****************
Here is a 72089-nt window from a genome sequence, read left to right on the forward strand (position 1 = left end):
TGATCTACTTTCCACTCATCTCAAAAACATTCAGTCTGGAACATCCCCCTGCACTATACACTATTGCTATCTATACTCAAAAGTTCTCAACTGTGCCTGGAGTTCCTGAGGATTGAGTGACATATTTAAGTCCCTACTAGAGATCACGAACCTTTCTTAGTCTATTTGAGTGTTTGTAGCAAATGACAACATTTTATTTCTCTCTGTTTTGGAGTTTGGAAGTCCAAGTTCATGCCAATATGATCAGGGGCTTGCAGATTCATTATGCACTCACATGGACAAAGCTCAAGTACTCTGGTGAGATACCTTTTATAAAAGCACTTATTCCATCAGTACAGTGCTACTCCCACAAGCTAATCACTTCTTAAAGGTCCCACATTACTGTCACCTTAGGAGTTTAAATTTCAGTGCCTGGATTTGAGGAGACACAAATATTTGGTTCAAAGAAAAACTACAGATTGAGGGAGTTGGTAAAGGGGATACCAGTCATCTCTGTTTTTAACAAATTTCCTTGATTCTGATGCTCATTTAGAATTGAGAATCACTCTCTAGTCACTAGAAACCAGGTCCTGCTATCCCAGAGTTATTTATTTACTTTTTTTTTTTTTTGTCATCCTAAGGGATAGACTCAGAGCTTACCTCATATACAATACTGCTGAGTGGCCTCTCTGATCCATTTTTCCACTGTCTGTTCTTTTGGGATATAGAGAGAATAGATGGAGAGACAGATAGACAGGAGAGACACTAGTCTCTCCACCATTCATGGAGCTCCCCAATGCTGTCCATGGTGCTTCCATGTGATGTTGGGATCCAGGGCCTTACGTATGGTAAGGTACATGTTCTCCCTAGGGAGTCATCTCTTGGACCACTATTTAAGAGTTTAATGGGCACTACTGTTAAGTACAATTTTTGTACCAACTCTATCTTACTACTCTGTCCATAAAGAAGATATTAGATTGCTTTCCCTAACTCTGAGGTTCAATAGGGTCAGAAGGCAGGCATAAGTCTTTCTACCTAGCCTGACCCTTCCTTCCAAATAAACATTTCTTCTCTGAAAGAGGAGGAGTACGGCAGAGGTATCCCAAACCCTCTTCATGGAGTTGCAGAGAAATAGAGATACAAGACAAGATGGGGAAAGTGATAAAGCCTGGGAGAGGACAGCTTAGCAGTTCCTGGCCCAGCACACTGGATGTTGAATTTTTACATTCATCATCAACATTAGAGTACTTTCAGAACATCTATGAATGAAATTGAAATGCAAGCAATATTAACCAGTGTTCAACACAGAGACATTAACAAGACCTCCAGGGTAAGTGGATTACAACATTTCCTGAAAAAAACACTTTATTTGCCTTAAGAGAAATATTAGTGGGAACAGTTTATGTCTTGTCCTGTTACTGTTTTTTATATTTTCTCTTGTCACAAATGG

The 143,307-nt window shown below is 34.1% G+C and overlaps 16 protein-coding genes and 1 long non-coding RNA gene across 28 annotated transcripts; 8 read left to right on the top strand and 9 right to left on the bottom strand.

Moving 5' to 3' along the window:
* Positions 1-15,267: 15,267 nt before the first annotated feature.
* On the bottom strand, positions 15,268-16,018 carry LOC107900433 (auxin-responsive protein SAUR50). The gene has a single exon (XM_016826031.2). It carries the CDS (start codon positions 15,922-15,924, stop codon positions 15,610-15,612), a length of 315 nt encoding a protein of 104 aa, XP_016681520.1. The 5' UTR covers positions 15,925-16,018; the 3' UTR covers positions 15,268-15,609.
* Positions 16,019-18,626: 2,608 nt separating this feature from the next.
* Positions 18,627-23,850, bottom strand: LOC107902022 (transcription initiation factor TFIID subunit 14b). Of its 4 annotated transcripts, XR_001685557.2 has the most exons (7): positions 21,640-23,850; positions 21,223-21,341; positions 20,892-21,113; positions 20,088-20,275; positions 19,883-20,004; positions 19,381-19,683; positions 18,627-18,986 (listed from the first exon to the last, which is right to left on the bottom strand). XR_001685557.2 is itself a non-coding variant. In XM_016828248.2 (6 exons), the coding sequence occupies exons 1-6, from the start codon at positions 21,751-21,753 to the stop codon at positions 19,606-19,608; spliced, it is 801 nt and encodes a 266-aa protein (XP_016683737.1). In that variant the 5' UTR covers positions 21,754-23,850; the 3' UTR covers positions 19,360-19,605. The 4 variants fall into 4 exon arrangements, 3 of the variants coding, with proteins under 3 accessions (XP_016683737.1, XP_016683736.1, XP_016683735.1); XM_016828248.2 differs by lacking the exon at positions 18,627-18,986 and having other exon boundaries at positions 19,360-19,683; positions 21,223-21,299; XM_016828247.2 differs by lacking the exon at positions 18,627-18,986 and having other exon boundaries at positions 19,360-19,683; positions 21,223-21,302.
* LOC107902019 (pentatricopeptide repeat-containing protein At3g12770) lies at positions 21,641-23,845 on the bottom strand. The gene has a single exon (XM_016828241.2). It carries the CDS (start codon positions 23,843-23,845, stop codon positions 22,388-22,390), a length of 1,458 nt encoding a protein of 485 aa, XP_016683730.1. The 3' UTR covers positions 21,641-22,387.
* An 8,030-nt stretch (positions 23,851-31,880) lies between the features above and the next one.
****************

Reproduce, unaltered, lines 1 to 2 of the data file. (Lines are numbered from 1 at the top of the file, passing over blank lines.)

Here is a 72089-nt window from a genome sequence, read left to right on the forward strand (position 1 = left end):
TGATCTACTTTCCACTCATCTCAAAAACATTCAGTCTGGAACATCCCCCTGCACTATACACTATTGCTATCTATACTCAAAAGTTCTCAACTGTGCCTGGAGTTCCTGAGGATTGAGTGACATATTTAAGTCCCTACTAGAGATCACGAACCTTTCTTAGTCTATTTGAGTGTTTGTAGCAAATGACAACATTTTATTTCTCTCTGTTTTGGAGTTTGGAAGTCCAAGTTCATGCCAATATGATCAGGGGCTTGCAGATTCATTATGCACTCACATGGACAAAGCTCAAGTACTCTGGTGAGATACCTTTTATAAAAGCACTTATTCCATCAGTACAGTGCTACTCCCACAAGCTAATCACTTCTTAAAGGTCCCACATTACTGTCACCTTAGGAGTTTAAATTTCAGTGCCTGGATTTGAGGAGACACAAATATTTGGTTCAAAGAAAAACTACAGATTGAGGGAGTTGGTAAAGGGGATACCAGTCATCTCTGTTTTTAACAAATTTCCTTGATTCTGATGCTCATTTAGAATTGAGAATCACTCTCTAGTCACTAGAAACCAGGTCCTGCTATCCCAGAGTTATTTATTTACTTTTTTTTTTTTTTGTCATCCTAAGGGATAGACTCAGAGCTTACCTCATATACAATACTGCTGAGTGGCCTCTCTGATCCATTTTTCCACTGTCTGTTCTTTTGGGATATAGAGAGAATAGATGGAGAGACAGATAGACAGGAGAGACACTAGTCTCTCCACCATTCATGGAGCTCCCCAATGCTGTCCATGGTGCTTCCATGTGATGTTGGGATCCAGGGCCTTACGTATGGTAAGGTACATGTTCTCCCTAGGGAGTCATCTCTTGGACCACTATTTAAGAGTTTAATGGGCACTACTGTTAAGTACAATTTTTGTACCAACTCTATCTTACTACTCTGTCCATAAAGAAGATATTAGATTGCTTTCCCTAACTCTGAGGTTCAATAGGGTCAGAAGGCAGGCATAAGTCTTTCTACCTAGCCTGACCCTTCCTTCCAAATAAACATTTCTTCTCTGAAAGAGGAGGAGTACGGCAGAGGTATCCCAAACCCTCTTCATGGAGTTGCAGAGAAATAGAGATACAAGACAAGATGGGGAAAGTGATAAAGCCTGGGAGAGGACAGCTTAGCAGTTCCTGGCCCAGCACACTGGATGTTGAATTTTTACATTCATCATCAACATTAGAGTACTTTCAGAACATCTATGAATGAAATTGAAATGCAAGCAATATTAACCAGTGTTCAACACAGAGACATTAACAAGACCTCCAGGGTAAGTGGATTACAACATTTCCTGAAAAAAACACTTTATTTGCCTTAAGAGAAATATTAGTGGGAACAGTTTATGTCTTGTCCTGTTACTGTTTTTTATATTTTCTCTTGTCACAAATGG